(Post from my prior blog, Back in the Classroom.)
On the morning of the conference, we awoke to several inches of snow here in Central Ohio. What a winter it has been! But one thing I know about this conference is “the show must go on!” I’ve always loved the timing of this conference. Between too many snow days and just the dreariness of winter, the Dublin Lit conference always lifts me up and sends me back to school with a renewed enthusiasm. (And this year, I was super-excited to meet some of my Twitter rock stars in person – Chris Lehman, Colby Sharp, and John Schu.) So here’s some highlights of this snowy, yet stellar day of learning:
Despite the snowy roads, I actually arrived a little early so I headed over to the vendors to check in with my favorite independent bookseller, Tami Furlong of Fundamentals. It’s been a crazy busy year between moving and just keeping my classroom going, that I haven’t been book shopping this year as much as usual. It was great to talk new books with Tami for a few minutes before she got super busy … and put aside a few books to start off my pile! (It ended up being quite an expensive day!)
Chris Lehman was the opening keynote of the day. Words I would never imagine saying in the same sentence are “love” and “close reading”, but Chris showed us how close reading starts with something that you care enough about that you take the time and really notice the tiny details that others may not. You’re willing to (and actually enjoy) revisiting that thing again and again and each time, your experience is heightened. We “closely read” many things in life that are important to us — a favorite spot, a loved ones face, an artifact that reminds us of a treasured time. We want to bring that type of experience into our classrooms as we teach children the habit of reading closely.
Joy … love. That was the message of this opening keynote. That hour alone was worth the tense commute in the deep snow!
I have been following Colby Sharp and John Schu on Twitter for a few years evenr since Donalyn Miller was here and challenged everyone to give it a try. It was great to see these two together talking books and authors. As expected, the time was way too short but I walked away with lots of new titles and a strange urge to start smelling new books! Yes, Mr. Schu makes reading an experience that engages all the senses. I loved all his stories about how he has kids sniffing and savoring the smell of a freshly cracked spine. In both their classrooms, reading is a special event that ends with rowdy celebration. Picture lots of clapping!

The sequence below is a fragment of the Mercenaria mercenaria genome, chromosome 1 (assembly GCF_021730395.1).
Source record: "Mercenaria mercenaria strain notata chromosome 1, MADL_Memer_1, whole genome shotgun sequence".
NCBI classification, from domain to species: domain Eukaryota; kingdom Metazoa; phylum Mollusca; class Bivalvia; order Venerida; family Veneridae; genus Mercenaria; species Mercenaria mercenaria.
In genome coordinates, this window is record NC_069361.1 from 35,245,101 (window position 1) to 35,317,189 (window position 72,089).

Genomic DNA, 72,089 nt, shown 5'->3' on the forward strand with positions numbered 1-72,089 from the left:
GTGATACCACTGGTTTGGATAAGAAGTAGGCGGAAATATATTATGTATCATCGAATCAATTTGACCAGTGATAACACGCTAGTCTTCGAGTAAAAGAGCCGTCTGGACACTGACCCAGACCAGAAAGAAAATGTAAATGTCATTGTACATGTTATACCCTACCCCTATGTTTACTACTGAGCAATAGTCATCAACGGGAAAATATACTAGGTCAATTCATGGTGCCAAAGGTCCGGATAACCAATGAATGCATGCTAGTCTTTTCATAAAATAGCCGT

Our afternoon began with author Lisa Graff sharing her journey as a reader. Interestingly enough, she went through a phase of trying to read difficult books like Moby Dick and the Bible only to find a series she loved – The Babysitters Club! But all those reading experiences led her to the reader that she became … and she believes that if anyone had told her she couldn’t (or shouldn’t) read certain things, who knows if she would have truly become a reader. Lisa had a very simple presentation – an author and her stories, but she had a message that was far from simple. Readers need to know who they are. I was relieved to hear her share how she is a slow reader, who often doesn’t remember the plots of books she’s read, who can only have one book going at a time. I will admit that I am intimidated at times by Nerdy Book Club Members – people who read a staggering number of books in short periods of time and who actually remember them well! While I thank my lucky stars to have people like Donalyn Miller, John Schu, Colby Sharp, and so many others who can read like that, I know that I cannot. And I thank you, Lisa Graff, for sharing your story and reminding me that it’s perfectly fine to be the reader that you are. In this time of “complex text”, we have to remember that our most important job is helping students find out who they are as readers. Readers will find their way.
Another great day of celebrating books and authors! I was happy to make it home from the conference with a huge stack of new books. I enjoyed meeting Paul Zelinski who signed Circle, Square, Moose for my Room 22 readers … which I think will be a part of the Mock Caldecott that is going on in my room right now. (I know … Aren’t you supposed to do that before ALA awards? But it’s actually going well after awards.) Now if only the weather would cooperate and get us back in the classroom. Thanks, Dublin for another motivating day – see you next year!